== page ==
Still, it would be really nice for everybody if free movement of goods, services, capital, and people could be guaranteed across such a vast expanse. It wouldn’t be so good for the EU’s lust to usurp the powers of member states and micromanage and regulate the most inane aspects of everyday life to spread over it. I’m not a fan of the EU as it stands today: a continent-wide centralized apparatus threatens the secret of Europe’s success as a civilization since the medieval era, namely the competition promoted by decentralization and secession, providing a powerful incentive for states to free and enrich their people.

So what I’d have in mind is more a series of treaties or even ad-hoc agreements between members guaranteeing certain substantial liberties and privileges for all European citizens. Institutions would exist not to govern so much as to be symbols of unity and the spirit of brotherhood across the continent. Another function would be coordinating projects of continental character, such as large-scale infrastructure networks.

A European Citizens’ Assembly

The primary institution I’d have in mind overseeing European integration would be a European Assembly, selected from the residents of the alliance by lot; echoing ancient Athens’s quorum for their assembly, the European Assembly would have 6000 members. A double majority, i.e. a majority of the representatives plus a majority of state delegations, might be required for any measures to pass, in order to protect the interests of the smaller states.

The headquarters of this alliance should be near the geographic center of Europe; I’m thinking if a city is desired Lviv, Ukraine might be an excellent choice. In addition, I’m a big fan of the idea of assemblies meeting outside, a la the Norse “things”. Even more out-there would be turning the European Assembly into an itinerant court, roaming throughout the alliance’s territory with no fixed headquarters. Considering how vast the territory is, stretching from Gibraltar to Kamchatka, Spitsbergen to the Tian Shan, the last option might be the best one; it would also help to prevent alienation of far-flung territories.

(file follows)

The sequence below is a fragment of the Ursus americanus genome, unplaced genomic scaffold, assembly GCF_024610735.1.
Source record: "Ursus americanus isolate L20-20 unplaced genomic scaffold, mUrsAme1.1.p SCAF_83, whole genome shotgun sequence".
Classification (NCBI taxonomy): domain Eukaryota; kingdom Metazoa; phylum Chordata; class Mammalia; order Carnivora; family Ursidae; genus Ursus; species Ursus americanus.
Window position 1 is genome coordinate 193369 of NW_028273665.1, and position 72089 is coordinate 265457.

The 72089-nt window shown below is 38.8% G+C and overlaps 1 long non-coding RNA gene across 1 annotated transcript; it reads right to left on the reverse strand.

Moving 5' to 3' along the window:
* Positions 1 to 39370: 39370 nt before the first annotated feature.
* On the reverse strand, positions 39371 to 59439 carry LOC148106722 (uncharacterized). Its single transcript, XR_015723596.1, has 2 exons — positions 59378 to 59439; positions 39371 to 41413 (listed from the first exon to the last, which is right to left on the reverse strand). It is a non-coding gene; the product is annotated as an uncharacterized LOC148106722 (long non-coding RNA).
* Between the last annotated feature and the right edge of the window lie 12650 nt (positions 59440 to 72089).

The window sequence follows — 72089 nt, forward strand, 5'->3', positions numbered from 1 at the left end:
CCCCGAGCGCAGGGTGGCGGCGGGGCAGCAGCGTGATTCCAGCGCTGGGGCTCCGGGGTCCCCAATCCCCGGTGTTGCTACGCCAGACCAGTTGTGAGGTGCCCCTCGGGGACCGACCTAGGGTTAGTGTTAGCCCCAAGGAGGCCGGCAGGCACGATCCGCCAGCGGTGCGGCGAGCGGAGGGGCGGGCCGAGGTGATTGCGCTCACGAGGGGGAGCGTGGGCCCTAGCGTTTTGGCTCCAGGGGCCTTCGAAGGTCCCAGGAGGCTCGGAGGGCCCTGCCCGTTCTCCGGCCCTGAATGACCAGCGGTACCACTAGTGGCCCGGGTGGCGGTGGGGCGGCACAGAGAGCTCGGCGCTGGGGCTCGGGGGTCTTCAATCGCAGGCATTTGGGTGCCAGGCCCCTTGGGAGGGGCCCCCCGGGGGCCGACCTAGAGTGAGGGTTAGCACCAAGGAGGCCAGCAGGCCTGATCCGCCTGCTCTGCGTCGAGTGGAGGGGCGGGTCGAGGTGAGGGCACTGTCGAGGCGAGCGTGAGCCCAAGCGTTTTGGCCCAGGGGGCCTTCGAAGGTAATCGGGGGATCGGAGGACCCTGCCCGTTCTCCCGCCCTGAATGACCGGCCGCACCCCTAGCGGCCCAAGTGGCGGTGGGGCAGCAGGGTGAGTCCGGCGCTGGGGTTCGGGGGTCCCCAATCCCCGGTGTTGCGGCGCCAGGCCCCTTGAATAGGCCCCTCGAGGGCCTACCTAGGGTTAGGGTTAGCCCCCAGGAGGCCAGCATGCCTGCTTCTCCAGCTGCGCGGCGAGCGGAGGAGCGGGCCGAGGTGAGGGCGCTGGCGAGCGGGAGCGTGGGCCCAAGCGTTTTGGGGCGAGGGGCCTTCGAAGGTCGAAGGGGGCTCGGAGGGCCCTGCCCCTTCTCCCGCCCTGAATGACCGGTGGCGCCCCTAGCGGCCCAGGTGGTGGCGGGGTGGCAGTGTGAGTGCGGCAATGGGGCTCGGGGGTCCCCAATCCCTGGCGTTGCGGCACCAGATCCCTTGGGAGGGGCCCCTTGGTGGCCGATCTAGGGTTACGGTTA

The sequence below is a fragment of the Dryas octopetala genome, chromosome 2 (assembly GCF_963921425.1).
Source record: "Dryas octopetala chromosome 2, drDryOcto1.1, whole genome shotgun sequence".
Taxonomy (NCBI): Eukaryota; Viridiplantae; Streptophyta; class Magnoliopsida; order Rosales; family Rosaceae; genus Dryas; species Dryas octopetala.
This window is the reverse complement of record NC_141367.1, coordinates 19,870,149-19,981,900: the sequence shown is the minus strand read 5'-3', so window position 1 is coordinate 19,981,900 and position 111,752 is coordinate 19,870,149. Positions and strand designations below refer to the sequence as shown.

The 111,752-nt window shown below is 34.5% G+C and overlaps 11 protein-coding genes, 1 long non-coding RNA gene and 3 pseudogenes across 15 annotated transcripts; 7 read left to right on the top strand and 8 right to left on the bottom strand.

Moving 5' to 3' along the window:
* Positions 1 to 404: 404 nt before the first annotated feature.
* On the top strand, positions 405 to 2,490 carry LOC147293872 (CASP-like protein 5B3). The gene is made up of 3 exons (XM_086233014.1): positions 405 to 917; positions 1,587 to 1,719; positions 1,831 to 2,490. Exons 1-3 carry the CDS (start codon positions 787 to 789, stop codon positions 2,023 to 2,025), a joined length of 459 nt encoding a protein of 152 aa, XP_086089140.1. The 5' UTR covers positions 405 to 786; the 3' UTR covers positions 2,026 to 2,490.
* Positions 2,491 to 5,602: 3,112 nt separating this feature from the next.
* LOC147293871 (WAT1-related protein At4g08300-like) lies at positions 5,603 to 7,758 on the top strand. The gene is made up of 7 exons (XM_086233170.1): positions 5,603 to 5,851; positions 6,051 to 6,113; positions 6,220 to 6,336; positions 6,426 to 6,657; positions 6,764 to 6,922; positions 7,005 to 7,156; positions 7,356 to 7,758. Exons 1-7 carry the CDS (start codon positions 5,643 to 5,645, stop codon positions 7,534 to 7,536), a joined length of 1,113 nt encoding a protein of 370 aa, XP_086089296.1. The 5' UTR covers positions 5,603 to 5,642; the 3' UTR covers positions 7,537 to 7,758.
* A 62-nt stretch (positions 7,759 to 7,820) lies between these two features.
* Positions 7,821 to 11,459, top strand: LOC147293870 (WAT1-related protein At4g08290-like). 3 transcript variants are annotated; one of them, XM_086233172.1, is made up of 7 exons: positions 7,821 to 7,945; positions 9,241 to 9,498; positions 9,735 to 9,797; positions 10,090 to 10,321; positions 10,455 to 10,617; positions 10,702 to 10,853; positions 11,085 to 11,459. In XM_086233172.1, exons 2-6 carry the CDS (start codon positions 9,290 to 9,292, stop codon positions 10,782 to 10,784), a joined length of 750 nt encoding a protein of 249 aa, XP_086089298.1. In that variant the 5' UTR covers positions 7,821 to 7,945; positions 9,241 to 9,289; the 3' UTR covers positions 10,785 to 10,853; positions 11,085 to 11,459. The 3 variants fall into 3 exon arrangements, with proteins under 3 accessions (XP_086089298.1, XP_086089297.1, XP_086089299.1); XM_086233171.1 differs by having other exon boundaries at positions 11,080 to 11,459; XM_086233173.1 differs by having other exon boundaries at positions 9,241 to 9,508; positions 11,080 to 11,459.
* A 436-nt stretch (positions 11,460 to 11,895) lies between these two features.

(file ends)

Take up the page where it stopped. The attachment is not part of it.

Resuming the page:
Move over, Fourth Reich: Welcome to the Fourth Rome!

One interesting aspect of this alliance is that it would be dominated by the east; an absolute majority of the population would be from east of the former Iron Curtain, and the former Soviet Union alone would comprise a full third. As such it seems likely that Russia would be the leading member of the alliance, much like Germany is the leading member of today’s EU.

Also as such it seems unlikely that the Americans, at least under their current foreign policy, would approve of any such arrangement; indeed, a similar scenario, where the EU “Finlandized” by detaching from the US, declaring itself neutral, and cozying up to Russia to pursue truly pan-European integration, was a deathly fear of the US government during the Cold War. Maybe they feared it so because having one European bloc makes more sense than having a European Union taking most everything west of Russia, with the remainder of Europe being in a separate and antagonistic Eurasian Union.

Haven’t there been enough cold-war divides in Europe for one lifetime? We should never have accepted the wall in Berlin, and if I had my way we would not be accepting the trenches in Donetsk today either.

Whether it comes about as a result of western European leader exerting more independence and befriending Russia because they believe it in their interests, or a more comprehensive turn in American foreign policy toward countering China and courting Russia into the fold on that basis, or something else altogether, I can’t help but feel we shouldn’t settle for a “European” order that leaves the Russian people out in the cold, consigned to some second-class “not really European” status along with a host of other nations deemed unworthy by the west; even southern European countries who are in the EU get this treatment, most vividly demonstrated by the widespread designation of them as “PIGS” (yes, really: pigs…).

All these dreams are really just idle thoughts from an outside observer, but I guess my point is that the European spirit needs to be both better and bigger than what we’ve seen to date.

2 Replies to “Idle Geopolitics”

Leave a Reply

Your email address will not be published. Required fields are marked *